2. Write each question on a Post-It and hang in GRAPESI category. (GRAPESI is the acronym that we use for the different characteristics of a culture: G – Geography; R- Religion; A – Arts and Learning; P – Political Systems; E – Economics; S – Social Organization; I – Interactions with others. I want them to begin to think about the larger category that their topic fits into and to see the other topics that connect with their own.) If your question fits into more than one category, write it again. Hang it in every category into which it fits.

3. Choose the top 4 categories that are the most connected to your topic.
4. Record the 4 categories in your Doc.
5. Go to the location of each of these categories. Read all the questions on the Post-Its that are there.
6. Add at least one question that is of interest to you or connects to your topic. Record any questions that you think might help you think about your topic.
7. Rotate through at least 4 of the categories.
8. Now review all of your questions. Choose your top 5. Write those five together on your Doc. Consider what is interesting to you about the questions and about your topic? Is there overlap within your questions?
9. It is time to narrow your focus down to the top 2 questions that you have that will serve as the focus for this work.

I am hoping that the process of sharing their questions and also seeing what other students are thinking and wondering will widen their own thinking. I hope that they will become more curious, so that they will be doing research that has some meaning to them that goes beyond simply getting it done and turning it in.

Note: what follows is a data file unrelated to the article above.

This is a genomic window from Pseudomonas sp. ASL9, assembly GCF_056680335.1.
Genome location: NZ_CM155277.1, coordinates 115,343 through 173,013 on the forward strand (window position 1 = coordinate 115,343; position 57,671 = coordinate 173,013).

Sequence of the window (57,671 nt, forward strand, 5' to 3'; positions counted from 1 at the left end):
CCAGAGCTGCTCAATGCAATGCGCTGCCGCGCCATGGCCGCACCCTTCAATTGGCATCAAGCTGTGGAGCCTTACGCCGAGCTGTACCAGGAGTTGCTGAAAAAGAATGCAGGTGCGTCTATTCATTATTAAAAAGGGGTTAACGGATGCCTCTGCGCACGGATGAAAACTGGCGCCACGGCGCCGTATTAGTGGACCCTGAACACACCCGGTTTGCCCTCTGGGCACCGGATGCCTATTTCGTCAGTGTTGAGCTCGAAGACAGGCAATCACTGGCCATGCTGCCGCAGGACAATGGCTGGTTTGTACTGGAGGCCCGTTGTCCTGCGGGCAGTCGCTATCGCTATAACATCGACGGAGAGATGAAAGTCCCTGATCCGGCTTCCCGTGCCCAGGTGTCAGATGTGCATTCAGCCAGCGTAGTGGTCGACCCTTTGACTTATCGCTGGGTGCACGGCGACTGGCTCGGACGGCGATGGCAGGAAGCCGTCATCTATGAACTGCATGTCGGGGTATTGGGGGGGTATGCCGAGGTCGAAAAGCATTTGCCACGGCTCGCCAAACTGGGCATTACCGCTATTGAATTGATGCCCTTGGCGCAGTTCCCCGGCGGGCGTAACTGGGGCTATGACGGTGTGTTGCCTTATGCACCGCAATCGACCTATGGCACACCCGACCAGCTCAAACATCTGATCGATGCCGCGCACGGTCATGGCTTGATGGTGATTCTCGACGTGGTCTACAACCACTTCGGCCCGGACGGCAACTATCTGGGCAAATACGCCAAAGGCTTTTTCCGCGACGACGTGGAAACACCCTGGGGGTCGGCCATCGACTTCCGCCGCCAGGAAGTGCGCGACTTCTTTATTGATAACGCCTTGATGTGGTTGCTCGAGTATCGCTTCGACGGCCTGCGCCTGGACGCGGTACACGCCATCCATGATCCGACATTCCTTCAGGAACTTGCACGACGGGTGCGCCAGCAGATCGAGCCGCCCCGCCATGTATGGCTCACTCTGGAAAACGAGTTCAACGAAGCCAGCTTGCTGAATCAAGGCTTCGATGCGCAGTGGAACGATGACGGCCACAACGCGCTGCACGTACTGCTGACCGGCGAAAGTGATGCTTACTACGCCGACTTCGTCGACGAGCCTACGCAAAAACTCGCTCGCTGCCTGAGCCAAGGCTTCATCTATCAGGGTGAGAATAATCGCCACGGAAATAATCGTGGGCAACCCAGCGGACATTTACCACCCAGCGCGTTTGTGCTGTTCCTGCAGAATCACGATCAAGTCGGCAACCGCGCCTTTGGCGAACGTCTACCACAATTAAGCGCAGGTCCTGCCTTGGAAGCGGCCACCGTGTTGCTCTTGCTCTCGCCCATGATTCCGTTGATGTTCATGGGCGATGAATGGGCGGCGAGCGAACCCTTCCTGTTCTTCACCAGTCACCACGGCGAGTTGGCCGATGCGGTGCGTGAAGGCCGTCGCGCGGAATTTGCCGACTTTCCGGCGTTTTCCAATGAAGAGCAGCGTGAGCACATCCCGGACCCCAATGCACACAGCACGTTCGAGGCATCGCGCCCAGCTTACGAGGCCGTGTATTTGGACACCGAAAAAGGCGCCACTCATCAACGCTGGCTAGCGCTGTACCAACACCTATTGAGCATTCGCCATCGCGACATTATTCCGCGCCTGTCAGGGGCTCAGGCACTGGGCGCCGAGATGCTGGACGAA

Always Amazed!

I had my students write a reflection today on how they had learned over the course of the last unit. It had started with the activity where they were running around the back field, collecting characteristics of an empire and putting them into categories. After that, they had engaged in lots of different ways of learning and mastering the material. They drew pictures; they worked in groups; they wrote paragraphs; they made mind maps.

They took a quiz about half way through the unit to see what they had memorized and how well they knew it. At that point, even with warning that they needed to know the 7 major categories and the facts connected with each, about half of the students simply did not know the material. They were intimidated by having to memorize and seemed totally terrified by the memorization process. I was surprised and concerned by the degree of their nervousness and fear. While we live in a day and age of “information overload” and “information in my pocket,” there is still a place for learning and knowing information. I wanted to empower them to learn new material.